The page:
In elderly men, one of the main causes of gynecomastia is thought to be decreasing testosterone production. Medications a patient may have been taking over the years can also play a role.
Hormonal medications including:-
- anabolic steroids
can certainly help bring it on, but non-hormonal medications can also be a contributing factor. Of course, some of these ideas remain more in the category of ‘urban myths’. However, some studies suggest that the consumption of alcohol, marijuana use, and amphetamines may be the causes of gynecomastia.
Other drugs like
- tricyclic antidepressents
- thiazide diuretics
taken over many years, may contribute to the condition.
Causes of Gynecomastia: Endocrine-gland tumors
While uncommon, other causes of gynecomastia may also be tumors or diseases of certain endocrine (hormone-producing) glands or the liver, which increases estrogen production in men. (Estrogen is primarily a female hormone).
Treatments for gynecomastia will vary, but hormonal medications aimed at restoring hormonal balance are usually given. Depending on the amount of fat tissue involved, the condition might be treated (reduced) with liposuction, or surgically removal.
Differential diagnosis of gynecomastia versus breast cancer
Typical physical symptoms of male breast cancer may include:-
- nipple retraction
- nipple discharge
- redness and scaling of the breast skin or nipple
- a painful lump under the nipple
- skin dimpling or puckering
- breast swelling
For this reason, whenever there is gynecomastica the patient should have an mammogram and ultrasound to determine whether it looks like normal tissue or breast cancer. If those findings are uncertain or not in typical gynecomastia patterns, an excisional biopsy should be undertaken.
Male breast cancer tumors might include a hard, immobile mass
When the breast enlargement is the result of a breast cancer tumor, clinical signs might include a hard or immobile mass under the skin.
On a mammogram one might find a thickening of overlying skin layers, or an eccentric mass relative to the nipple, and possibly clustered microcalcifications.
Mammograms of males with gynecomastia might occasionally reveal a lipoma, with a thin capsule surrounding radiolucent lipomatous tissue. On ultrasound, this would appear as a solid, well-circumscribed and echogenic tumor.
Sometimes, inflamed fat lobules can make fat feel swollen, round, tender, and look like an isoechoic nodule on ultrasound. These tend to settle down and go away in about 3 to 6 months.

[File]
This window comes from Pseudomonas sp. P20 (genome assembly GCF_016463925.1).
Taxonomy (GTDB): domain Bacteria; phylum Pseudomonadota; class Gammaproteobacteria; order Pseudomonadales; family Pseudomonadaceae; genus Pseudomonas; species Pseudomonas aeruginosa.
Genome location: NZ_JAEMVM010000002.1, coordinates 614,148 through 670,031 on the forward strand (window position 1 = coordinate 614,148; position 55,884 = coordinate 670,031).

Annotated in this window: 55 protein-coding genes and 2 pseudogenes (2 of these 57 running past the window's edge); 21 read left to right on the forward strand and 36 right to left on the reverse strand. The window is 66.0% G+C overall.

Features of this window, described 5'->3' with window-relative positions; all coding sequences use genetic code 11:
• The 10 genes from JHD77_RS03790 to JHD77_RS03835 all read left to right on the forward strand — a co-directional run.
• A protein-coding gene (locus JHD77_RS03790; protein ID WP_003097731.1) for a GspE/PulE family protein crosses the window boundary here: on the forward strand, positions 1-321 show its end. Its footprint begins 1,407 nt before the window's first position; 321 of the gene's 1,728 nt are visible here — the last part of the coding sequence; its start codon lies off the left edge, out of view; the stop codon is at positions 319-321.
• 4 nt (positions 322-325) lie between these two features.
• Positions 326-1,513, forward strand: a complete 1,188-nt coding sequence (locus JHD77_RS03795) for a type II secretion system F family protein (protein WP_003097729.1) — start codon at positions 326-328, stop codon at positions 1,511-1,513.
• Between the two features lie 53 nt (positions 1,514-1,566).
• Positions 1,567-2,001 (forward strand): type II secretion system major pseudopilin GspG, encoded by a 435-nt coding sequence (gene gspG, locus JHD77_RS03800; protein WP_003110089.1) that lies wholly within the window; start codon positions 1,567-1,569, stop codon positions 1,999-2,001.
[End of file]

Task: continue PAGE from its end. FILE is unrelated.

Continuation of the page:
Treatment of male breast cancers is basically the same as for women
Treatment of male breast cancer will tend to follow the same recommendations as for the treatment of female breast cancers. For our full up-to-date post on male breast cancer survival rates please click here.
However, male breast cancer patients do appear to be more likley to have estrogen receptor-positive tumors, which is a good prognostic indicator for the successful treatment with chemical therapy.
Ongoing Genetic research on male breast cancer and gynecomastia
As breast cancer is essentially a genetic disease, research into the relationships and interactions caused by various gene expressions holds perhaps the most promise for ultimately curing and preventing breast cancer.
In the case of male breast cancer, one branch of current genetic research focuses on ‘micro-RNA‘s, (miRNA or micro Ribonucleic acid) which is a molecule in the category of ‘post-transcriptional regulator‘.
Genetic research into the ‘benignity’ of gynecomastia
By using gynecomastia as a potentially ‘benign counterpart‘ for abnormalities in male breast glands, studying the difference between miRNA gene expression profiles in men with breast cancer as opposed to men with gynecomastia might provide some insight into the potential genetic causes. Ultimately, it is hoped that such investigations may lead to genetically oriented treatments for male breast cancer.
Here are a few Q&A’s …
Gynecomastia – what causes it?
Some causes of gynecomastia include
- chronic liver disease
- exposure to anabolic steriod hormones
- exposure to estrogen hormones
- kidney failure and dialysis
- lack of testosterone
- marijuana use
- hormone treatment for prostate cancer
- radiation treatment of the testicles
When will my gynecomastia go away?
It usually goes away over a period of months.
When does gynecomastia occur?
If you have recent:-
- breast swelling
- enlargement in one of both breasts
- dark or bloody discharge from the nipples
- skin sores or ulcers over the breast
- lump under the nipple that feels hard or firm.
Call your health care provider if you experience any of these as soon as possible.
How gynecomastia can be reduced?
Stop taking all recreational drugs, such as marijuana, and stop taking all nutritional supplements or any other bodybuilding drugs. Apply cold compresses and use pain relievers as your health care provider recommends if swollen breasts are also tender.